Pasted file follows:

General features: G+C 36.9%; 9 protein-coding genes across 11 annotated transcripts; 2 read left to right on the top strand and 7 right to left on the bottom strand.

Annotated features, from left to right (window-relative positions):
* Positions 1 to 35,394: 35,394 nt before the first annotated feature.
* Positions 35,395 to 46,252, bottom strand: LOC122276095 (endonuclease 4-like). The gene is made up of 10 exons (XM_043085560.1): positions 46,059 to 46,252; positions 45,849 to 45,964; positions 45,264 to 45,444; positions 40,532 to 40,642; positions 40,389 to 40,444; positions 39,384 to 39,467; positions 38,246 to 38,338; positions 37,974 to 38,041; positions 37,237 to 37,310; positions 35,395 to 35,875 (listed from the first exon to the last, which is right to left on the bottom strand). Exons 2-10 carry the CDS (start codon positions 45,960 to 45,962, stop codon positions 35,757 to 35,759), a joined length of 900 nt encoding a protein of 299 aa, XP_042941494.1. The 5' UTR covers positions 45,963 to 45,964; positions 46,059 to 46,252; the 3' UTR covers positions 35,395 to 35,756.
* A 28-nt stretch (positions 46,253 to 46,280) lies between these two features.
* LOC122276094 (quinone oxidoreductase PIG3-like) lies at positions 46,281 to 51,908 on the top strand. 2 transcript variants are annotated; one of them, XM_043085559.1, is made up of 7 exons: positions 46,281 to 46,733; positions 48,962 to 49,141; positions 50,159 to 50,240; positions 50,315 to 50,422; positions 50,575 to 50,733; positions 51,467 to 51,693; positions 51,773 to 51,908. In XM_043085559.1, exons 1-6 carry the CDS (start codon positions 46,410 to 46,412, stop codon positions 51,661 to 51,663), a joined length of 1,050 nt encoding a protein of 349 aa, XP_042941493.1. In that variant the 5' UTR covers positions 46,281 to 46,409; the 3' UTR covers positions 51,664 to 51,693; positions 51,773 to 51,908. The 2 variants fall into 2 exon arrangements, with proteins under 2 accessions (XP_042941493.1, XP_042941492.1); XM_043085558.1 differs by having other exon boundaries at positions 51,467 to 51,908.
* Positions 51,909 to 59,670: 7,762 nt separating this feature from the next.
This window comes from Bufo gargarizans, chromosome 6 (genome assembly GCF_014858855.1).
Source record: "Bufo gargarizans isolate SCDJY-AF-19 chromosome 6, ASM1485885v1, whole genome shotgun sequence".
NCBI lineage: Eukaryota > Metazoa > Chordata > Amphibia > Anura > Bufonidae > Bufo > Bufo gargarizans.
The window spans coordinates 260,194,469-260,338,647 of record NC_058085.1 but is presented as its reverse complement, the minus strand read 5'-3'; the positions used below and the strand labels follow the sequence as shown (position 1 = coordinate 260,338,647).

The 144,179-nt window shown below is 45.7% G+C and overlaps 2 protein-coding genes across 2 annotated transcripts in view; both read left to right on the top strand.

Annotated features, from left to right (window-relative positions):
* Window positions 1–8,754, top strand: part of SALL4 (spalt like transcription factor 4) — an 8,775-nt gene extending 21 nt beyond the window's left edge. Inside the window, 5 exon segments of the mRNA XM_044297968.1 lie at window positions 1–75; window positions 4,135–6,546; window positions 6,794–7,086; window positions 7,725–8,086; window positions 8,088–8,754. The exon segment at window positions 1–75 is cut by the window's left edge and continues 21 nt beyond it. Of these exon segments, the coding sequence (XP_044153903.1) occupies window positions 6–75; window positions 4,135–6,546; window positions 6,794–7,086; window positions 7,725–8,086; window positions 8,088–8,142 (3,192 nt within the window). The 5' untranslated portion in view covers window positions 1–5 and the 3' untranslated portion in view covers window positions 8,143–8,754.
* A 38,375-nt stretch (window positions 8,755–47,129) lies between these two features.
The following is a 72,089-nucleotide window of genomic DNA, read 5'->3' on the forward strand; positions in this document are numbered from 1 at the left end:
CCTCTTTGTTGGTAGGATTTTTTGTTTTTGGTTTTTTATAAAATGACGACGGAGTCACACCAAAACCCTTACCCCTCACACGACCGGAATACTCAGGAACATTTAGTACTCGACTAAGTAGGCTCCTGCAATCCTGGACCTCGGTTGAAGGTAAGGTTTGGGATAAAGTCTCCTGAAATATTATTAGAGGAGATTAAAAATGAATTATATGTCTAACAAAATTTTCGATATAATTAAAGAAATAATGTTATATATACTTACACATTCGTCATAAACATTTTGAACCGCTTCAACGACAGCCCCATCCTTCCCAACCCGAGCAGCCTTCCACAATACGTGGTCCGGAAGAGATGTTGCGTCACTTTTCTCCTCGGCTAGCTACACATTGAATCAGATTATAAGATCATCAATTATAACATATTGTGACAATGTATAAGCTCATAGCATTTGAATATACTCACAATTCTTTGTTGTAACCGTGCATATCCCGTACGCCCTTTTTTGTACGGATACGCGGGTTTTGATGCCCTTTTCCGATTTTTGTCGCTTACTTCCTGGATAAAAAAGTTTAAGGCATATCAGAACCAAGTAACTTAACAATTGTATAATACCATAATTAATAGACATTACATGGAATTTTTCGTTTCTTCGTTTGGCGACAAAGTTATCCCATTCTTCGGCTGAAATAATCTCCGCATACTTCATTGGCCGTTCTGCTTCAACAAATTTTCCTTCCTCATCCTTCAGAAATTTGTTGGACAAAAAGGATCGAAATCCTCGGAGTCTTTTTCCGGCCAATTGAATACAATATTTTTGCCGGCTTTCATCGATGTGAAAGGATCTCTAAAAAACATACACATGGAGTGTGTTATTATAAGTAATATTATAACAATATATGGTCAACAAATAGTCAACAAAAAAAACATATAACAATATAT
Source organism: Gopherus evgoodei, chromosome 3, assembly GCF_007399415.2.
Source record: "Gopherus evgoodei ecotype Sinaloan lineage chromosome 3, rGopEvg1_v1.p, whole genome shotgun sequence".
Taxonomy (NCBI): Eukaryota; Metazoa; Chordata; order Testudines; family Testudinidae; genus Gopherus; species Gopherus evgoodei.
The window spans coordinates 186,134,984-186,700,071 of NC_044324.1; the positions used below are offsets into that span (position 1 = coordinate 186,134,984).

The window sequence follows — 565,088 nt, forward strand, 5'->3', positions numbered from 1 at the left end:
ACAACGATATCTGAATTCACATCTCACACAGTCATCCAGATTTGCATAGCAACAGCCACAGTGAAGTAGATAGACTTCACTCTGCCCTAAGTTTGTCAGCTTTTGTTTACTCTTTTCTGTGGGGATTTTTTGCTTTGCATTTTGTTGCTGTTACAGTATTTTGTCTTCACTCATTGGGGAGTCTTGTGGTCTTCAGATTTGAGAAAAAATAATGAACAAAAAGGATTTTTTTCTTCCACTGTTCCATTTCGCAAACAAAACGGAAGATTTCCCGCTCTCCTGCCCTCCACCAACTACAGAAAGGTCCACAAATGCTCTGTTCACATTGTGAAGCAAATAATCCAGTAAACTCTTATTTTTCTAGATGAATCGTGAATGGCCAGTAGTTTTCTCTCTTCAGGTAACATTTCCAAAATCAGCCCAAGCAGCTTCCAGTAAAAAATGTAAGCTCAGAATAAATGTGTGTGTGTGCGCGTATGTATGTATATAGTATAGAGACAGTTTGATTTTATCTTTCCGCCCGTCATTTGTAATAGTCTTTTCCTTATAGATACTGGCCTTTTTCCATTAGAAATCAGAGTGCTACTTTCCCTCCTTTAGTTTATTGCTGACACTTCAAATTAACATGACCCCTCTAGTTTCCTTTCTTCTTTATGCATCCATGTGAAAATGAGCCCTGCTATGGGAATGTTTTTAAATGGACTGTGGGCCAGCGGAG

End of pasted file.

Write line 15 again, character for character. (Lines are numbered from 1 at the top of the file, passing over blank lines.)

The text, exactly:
* A 38,375-nt stretch (window positions 8,755–47,129) lies between these two features.